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January 2015- Middlemarch > Favorite quotes

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message 1: by E.M. (last edited Jan 29, 2015 11:46PM) (new) - rated it 5 stars

E.M. Amabebe | 25 comments Middlemarch is a book that is full of wonderful quotes, but at the same time it's so long that it's easy to miss things. I thought it would be nice to have a thread where everyone can share the quotes they particularly liked -- hopefully we'll all discover things we might have otherwise skimmed over.

So... what touched you? What did you find wise or insightful or beautifully written? What did you disagree with?

(If anyone wants to share, maybe put the chapter first so we can avoid spoilers!)

E.M. Amabebe | 25 comments I think this is probably the most famous quote from Middlemarch, but it's so beautiful and true I thought it would be a good one to start things off:

From Chapter 20 (Dorothea in Rome)

"Nor can I suppose that when Mrs. Casaubon is discovered in a fit of weeping six weeks after her wedding, the situation will be regarded as tragic. Some discouragement, some faintness of heart at the new real future which replaces the imaginary, is not unusual, and we do not expect people to be deeply moved by what is not unusual. That element of tragedy which lies in the very fact of frequency, has not yet wrought itself into the coarse emotion of mankind; and perhaps our frames could hardly bear much of it. If we had a keen vision and feeling of all ordinary human life, it would be like hearing the grass grow and the squirrel's heart beat, and we should die of that roar which lies on the other side of silence."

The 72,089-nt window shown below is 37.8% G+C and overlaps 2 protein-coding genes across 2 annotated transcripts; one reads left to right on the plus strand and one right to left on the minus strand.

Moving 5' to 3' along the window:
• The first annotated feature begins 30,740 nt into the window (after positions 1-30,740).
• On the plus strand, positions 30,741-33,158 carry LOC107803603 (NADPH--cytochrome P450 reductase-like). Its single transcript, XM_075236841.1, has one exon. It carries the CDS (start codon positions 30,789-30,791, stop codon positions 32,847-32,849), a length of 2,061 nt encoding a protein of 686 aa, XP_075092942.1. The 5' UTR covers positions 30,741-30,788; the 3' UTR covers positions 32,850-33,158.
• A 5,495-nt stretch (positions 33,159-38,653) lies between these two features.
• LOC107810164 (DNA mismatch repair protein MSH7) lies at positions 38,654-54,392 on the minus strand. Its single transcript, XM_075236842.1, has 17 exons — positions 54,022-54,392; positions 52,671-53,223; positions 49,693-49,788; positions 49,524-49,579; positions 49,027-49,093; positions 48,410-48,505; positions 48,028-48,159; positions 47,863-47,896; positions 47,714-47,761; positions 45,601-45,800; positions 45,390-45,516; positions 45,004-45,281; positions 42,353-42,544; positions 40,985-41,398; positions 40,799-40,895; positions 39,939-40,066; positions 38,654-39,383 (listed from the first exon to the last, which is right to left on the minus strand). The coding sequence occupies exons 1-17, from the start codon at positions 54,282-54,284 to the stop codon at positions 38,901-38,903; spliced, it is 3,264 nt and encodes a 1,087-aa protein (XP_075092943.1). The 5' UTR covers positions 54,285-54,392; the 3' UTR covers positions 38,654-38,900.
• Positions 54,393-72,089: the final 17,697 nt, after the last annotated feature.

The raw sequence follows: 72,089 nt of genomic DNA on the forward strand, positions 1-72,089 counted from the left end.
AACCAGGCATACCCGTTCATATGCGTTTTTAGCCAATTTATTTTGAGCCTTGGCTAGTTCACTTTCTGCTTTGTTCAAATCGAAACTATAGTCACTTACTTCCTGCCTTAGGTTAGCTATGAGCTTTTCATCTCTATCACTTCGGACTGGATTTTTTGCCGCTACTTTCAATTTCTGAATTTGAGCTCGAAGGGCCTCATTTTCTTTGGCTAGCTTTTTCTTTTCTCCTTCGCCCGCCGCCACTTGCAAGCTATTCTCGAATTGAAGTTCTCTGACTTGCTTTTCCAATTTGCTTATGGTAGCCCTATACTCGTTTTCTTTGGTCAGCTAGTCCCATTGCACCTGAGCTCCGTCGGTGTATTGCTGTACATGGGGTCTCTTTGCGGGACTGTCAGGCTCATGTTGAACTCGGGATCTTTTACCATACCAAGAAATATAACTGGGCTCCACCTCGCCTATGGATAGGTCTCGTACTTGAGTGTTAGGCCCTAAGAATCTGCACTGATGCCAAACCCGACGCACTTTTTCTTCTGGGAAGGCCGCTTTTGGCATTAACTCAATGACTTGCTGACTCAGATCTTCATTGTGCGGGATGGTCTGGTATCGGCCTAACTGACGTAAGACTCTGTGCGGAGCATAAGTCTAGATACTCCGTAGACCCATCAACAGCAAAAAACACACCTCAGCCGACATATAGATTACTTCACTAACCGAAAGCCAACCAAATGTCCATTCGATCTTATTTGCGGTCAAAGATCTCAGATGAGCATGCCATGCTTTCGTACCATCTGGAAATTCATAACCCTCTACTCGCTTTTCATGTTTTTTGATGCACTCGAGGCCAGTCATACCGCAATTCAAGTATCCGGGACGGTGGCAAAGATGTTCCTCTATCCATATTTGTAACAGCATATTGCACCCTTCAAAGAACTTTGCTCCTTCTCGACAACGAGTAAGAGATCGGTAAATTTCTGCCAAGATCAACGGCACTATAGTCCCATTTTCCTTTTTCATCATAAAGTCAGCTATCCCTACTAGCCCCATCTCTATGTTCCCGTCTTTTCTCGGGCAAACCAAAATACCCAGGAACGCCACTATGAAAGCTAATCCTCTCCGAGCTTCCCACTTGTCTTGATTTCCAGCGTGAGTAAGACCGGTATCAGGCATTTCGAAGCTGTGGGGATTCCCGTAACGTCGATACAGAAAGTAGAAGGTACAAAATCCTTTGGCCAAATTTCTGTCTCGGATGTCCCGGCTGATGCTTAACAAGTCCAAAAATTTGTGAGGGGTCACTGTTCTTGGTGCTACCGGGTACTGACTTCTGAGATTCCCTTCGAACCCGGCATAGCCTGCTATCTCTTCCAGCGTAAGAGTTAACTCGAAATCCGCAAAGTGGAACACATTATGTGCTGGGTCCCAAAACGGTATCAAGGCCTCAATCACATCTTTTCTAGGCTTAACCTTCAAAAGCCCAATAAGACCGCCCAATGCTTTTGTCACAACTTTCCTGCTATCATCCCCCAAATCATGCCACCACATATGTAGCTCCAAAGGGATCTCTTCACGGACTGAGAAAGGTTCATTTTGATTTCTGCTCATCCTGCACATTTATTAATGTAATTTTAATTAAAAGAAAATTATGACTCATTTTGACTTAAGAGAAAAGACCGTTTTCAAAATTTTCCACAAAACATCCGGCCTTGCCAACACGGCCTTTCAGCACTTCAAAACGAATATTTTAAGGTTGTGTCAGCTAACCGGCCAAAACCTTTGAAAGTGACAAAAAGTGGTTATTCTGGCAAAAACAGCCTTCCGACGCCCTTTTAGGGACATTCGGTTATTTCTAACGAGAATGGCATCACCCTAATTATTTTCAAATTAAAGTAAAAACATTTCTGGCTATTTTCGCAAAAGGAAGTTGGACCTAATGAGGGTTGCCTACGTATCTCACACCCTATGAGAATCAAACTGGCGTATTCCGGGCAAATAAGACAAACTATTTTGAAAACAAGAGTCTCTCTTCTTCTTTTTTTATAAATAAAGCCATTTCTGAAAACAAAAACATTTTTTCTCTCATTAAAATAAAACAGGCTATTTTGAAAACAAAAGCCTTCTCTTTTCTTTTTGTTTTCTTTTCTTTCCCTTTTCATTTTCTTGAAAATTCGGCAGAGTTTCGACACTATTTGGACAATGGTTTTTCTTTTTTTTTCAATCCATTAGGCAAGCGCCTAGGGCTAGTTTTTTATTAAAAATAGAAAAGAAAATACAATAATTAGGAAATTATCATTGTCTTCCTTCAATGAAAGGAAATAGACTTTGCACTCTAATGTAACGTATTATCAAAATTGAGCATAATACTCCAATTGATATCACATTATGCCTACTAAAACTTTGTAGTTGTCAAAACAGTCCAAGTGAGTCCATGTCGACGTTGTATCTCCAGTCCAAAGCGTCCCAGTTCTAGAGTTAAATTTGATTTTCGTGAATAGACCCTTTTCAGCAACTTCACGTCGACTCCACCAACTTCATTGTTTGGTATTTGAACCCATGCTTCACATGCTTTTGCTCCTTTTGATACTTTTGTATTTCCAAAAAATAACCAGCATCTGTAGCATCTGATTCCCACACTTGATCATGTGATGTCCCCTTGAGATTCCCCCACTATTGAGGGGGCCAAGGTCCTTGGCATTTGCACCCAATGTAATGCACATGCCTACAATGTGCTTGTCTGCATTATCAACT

Thomas Aylesworth (thomasaylesworth) | 19 comments My Kindle has way too many highlighted favorite passages to post them all. But here are a couple of favorites.

From chapter IX:

"the mistakes that we male and female mortals make when we have our own way might fairly raise some wonder that we are so fond of it."

Thomas Aylesworth (thomasaylesworth) | 19 comments Chapter XXIII:

"when a youthful nobleman steals jewellery we call the act kleptomania, speak of it with a philosophical smile, and never think of his being sent to the house of correction as if he were a ragged boy who had stolen turnips."

Thomas Aylesworth (thomasaylesworth) | 19 comments Chapter XLII:

"There was no denying that Dorothea was as virtuous and lovely a young lady as he could have obtained for a wife; but a young lady turned out to be something more troublesome than he had conceived."

Abigail Bok (regency_reader) Love the last one! (“There was no denying . . .”) How true that remains today. There seems to be a widespread expectation that one’s partner is going to be a static thing, fulfilling needs when wanted and folding him/herself up to be stashed in a closet when not. Living with another fully fledged ego in the house is ever so much more troublesome.

Thomas Aylesworth (thomasaylesworth) | 19 comments Indeed.

E.M. Amabebe | 25 comments Thomas wrote: "the mistakes that we male and female mortals make when we have our own way might fairly raise some wonder that we are so fond of it..."

LOL! I love her dry humor.

This one also made me laugh:

(From Ch. 29)

"...Whether Providence had taken equal care of Miss Brooke in presenting her with Mr. Casaubon was an idea which could hardly occur to him. Society never made the preposterous demand that a man should think as much about his own qualifications for making a charming girl happy as he thinks of hers for making himself happy. As if a man could choose not only his wife but his wife's husband!"

Alana (alanasbooks) | 208 comments I love that one, Eremi! It's funny, but in a tragic kind of way, because isn't that the way so many people think?

message 10: by E.M. (new) - rated it 5 stars

E.M. Amabebe | 25 comments Yes, sad but true. I love that she can find the humor in it!

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